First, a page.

It’s said that Toronto has more ravines than any other city in the world. And yet to many city-dwellers our ravines, being out of sight, are out of mind too.
In our busy lives, crammed in by high-speed roads and tall towers, who bothers to remember that these green spaces are in easy travel distance from us, from the Humber ravine in the west to the Rouge Valley in the east?
Well, Isaac Crosby bothers to remember.
In fact, he spends his days year-round in one of them, the Evergreen Brick Works on Bayview Avenue in the Don Valley where he leads urban agriculture programming.
After years as an industrial site, the brick works location was some time ago allowed to return to its natural state, and that’s where Crosby tends a special food garden, one that grows Indigenous foods — the kind that Canada’s First Nation people lived on for thousands of years.
For many of those early inhabitants, Toronto’s ravine systems were home. Crosby himself is an Anderdon Ojibwe-Black. He grew up on unceded territory south of Windsor, Ontario.
Now that the city wants to review its ravines manual with the intention of asking the Indigenous people for their thoughts about ways to keep the lands pristine, Crosby was asked for his views on the ravines.
One problem that needs to be looked at is the negative effect invasive species have on native vegetation in the ravines, he says.
“It’s a problem for our wildlife too,” Crosby says. “These species also do not support native insects, birds and mammals.”
Traditional medicines lost
Invasive plants include Norway maple, Japanese knotweed, dog-strangling vine and garlic mustard.
And with the depletion of native plants we also lose traditional medicines, Crosby points out. “Our connection to these can be lost.”
Medicines that grow in the Brick Works ravine, according to Crosby, include cedar trees, sweet grass, white pine, elderberry, rose hip, wild ginger, sugar maples, endangered butternut trees, black walnut trees, sumac and red willow.
A quick internet check claims tea of white pine needles is helpful to promote expectoration and removal and thinning of mucous from the lungs. Black walnuts and elderberry are high in anti-inflammatory compounds.
Crosby works from spring to the first snowfall in his Indigenous garden. In winter he’s in the greenhouse where he gets plants started for next year’s garden.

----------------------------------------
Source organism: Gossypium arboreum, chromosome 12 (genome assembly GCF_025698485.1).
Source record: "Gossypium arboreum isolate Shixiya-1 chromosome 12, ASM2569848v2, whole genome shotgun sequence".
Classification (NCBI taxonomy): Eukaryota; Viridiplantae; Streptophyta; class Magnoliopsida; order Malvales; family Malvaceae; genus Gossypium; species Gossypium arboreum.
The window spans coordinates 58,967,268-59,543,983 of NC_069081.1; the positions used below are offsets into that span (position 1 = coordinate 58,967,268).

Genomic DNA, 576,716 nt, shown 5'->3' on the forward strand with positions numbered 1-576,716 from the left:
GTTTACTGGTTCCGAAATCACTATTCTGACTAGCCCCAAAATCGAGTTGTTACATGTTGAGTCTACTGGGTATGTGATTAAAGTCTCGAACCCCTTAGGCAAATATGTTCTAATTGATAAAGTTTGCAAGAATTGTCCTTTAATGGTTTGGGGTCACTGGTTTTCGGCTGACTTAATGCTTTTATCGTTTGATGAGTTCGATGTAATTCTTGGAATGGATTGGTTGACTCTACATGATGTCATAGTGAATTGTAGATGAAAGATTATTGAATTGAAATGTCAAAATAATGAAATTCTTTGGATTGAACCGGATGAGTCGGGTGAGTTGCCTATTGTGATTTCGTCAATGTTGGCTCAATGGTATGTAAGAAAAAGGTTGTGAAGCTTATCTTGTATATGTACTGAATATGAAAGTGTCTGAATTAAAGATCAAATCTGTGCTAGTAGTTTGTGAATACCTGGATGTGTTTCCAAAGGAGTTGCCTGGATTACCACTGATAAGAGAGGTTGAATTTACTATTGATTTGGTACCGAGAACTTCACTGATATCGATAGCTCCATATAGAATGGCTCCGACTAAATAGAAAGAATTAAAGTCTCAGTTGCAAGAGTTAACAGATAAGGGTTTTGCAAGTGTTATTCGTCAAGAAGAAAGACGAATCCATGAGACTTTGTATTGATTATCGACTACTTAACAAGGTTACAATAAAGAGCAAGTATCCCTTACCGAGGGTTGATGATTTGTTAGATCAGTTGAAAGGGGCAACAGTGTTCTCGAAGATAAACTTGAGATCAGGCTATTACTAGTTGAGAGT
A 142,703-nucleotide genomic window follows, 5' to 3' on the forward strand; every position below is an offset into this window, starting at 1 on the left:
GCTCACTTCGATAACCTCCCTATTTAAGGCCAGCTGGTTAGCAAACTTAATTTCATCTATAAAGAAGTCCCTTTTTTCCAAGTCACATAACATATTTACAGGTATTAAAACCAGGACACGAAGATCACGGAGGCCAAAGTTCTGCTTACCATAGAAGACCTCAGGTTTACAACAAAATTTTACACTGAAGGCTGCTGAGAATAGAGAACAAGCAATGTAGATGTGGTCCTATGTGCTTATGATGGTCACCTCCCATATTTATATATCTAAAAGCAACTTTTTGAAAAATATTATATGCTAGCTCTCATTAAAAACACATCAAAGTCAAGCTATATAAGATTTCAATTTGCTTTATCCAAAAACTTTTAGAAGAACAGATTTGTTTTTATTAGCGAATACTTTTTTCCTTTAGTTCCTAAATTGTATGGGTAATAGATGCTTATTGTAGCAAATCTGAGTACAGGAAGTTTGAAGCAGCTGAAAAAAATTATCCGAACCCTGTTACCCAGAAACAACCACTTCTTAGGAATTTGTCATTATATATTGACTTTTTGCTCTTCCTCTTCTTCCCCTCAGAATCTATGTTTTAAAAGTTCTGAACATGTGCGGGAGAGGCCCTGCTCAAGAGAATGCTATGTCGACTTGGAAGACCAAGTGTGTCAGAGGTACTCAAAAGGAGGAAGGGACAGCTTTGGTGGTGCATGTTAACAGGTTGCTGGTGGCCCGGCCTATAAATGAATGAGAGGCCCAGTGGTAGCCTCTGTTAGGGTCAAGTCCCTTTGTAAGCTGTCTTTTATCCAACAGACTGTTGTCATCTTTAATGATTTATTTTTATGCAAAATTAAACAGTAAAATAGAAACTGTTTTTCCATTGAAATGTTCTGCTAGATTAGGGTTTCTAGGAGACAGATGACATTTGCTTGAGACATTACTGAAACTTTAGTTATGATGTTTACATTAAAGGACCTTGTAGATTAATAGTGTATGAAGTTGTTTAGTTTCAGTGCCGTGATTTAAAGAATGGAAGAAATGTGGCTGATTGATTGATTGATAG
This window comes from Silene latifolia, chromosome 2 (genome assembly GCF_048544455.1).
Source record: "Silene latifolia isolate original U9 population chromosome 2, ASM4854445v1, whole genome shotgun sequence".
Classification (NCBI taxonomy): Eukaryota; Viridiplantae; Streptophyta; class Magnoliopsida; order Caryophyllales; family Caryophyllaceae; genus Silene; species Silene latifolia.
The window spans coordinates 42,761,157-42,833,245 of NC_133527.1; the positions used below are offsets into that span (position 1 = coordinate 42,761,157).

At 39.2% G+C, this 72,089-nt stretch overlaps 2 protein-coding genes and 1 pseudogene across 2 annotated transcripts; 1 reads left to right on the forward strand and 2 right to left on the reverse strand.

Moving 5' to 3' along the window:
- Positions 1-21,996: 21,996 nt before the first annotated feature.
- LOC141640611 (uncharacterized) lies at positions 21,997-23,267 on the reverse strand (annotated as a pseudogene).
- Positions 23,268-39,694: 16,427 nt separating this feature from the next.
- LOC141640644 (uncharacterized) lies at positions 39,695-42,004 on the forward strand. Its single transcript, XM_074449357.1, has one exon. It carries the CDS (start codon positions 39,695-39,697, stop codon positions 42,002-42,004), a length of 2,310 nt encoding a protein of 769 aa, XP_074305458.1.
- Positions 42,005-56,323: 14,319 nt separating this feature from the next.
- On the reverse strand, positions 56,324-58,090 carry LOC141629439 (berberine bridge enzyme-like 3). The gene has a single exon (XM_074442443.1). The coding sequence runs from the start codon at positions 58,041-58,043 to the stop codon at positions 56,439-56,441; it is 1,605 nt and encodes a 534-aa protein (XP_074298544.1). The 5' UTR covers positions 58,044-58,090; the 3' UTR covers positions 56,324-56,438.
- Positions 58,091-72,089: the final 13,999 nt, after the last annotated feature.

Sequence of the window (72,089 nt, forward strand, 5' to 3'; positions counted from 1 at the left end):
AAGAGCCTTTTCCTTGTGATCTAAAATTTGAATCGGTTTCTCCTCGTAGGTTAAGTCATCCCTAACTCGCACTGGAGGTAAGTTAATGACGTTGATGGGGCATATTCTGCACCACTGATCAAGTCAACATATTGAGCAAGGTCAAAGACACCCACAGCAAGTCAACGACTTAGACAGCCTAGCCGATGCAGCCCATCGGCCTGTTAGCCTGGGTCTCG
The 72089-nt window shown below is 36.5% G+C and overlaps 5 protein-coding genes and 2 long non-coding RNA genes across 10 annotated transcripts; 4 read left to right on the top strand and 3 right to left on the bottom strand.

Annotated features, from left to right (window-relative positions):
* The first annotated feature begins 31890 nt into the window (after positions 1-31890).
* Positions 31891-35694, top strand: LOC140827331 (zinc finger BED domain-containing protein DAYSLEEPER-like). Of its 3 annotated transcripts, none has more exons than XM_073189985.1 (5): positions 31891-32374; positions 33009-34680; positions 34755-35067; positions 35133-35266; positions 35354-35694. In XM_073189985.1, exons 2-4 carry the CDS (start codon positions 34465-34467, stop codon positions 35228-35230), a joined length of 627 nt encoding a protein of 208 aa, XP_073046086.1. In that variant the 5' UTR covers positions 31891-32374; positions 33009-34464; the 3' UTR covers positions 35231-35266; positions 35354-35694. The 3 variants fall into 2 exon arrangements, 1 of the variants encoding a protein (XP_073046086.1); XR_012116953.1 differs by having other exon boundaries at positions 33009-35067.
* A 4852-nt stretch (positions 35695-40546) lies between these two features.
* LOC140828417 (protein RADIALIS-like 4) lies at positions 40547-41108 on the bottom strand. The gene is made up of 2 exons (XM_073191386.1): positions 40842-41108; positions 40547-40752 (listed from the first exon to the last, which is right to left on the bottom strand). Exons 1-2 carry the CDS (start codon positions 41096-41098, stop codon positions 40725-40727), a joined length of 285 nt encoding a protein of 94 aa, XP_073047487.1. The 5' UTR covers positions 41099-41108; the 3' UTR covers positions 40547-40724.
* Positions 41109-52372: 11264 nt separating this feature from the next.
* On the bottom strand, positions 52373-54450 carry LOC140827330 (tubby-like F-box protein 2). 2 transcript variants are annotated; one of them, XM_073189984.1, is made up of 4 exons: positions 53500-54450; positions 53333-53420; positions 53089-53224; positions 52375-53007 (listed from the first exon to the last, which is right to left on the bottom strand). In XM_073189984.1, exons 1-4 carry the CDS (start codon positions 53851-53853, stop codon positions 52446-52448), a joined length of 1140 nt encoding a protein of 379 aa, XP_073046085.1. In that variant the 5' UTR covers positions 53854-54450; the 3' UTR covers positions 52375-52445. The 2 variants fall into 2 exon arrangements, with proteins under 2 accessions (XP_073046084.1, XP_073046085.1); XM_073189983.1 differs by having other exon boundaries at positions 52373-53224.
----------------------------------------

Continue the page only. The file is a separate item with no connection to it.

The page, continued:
He sees lots of wildlife such as geese and ducks and even the more elusive ones such as deer, rabbits, beaver and muskrats. Deer nose around his garden, but it’s the rabbits that are the unofficial “taste testers” of his produce.
He doesn’t mind. In fact, he deliberately over-plants so that rabbits can have a share.
“They need it, too. I plant way more than I need. If I was an animal and saw that garden I’d think ‘wow, that’s a smorgasbord of food.'”
Some of his Indigenous foods are pawpaws (an edible tree fruit), sunroot (artichoke), groundnut (peanuts) and the three sisters — corn, beans and squash. They’re called the sisters because they grow conveniently together, with the beans climbing the corn stalk and the squash giving ground cover for their roots.
Aside from hunting, gathering wild rice (long gone from the ravine) and fishing the ravines provided early people – going as far back as the end of the last ice age that gouged these deep crevices — with places to live and stay safe from invading tribes and, later on, settlers.
“You could hide in the valley,” Crosby says.
He says working on the land where his Indigenous ancestors once lived feeds his spiritual side. “It makes me feel proud and honoured that I am allowed to do this work and to showcase it and bring the people back to the ravine and rethink our connection to it.”
Working amid nature, he said, has done wonders for himself. After tackling crowded TTC vehicles to get part way to work, he then does the half-hour walk down into the valley from Broadview Avenue.
“That 30-minute walk … adds so much stress relief. My mental health is better. My personality, my anxiety that had been there taking the crowded TTC was all gone. I would show up to work more peaceful, more calm and ready to take on the day.”
His advice for those reviewing the city’s ravine stewardship manual?
“Seek out the knowledge and wisdom of the Indigenous people. Seek out the earth workers, seek out the earth helpers. We all have a price to pay for our ravines system being sick,” Crosby says.
“The Indigenous people knew how to take care of the ravines.”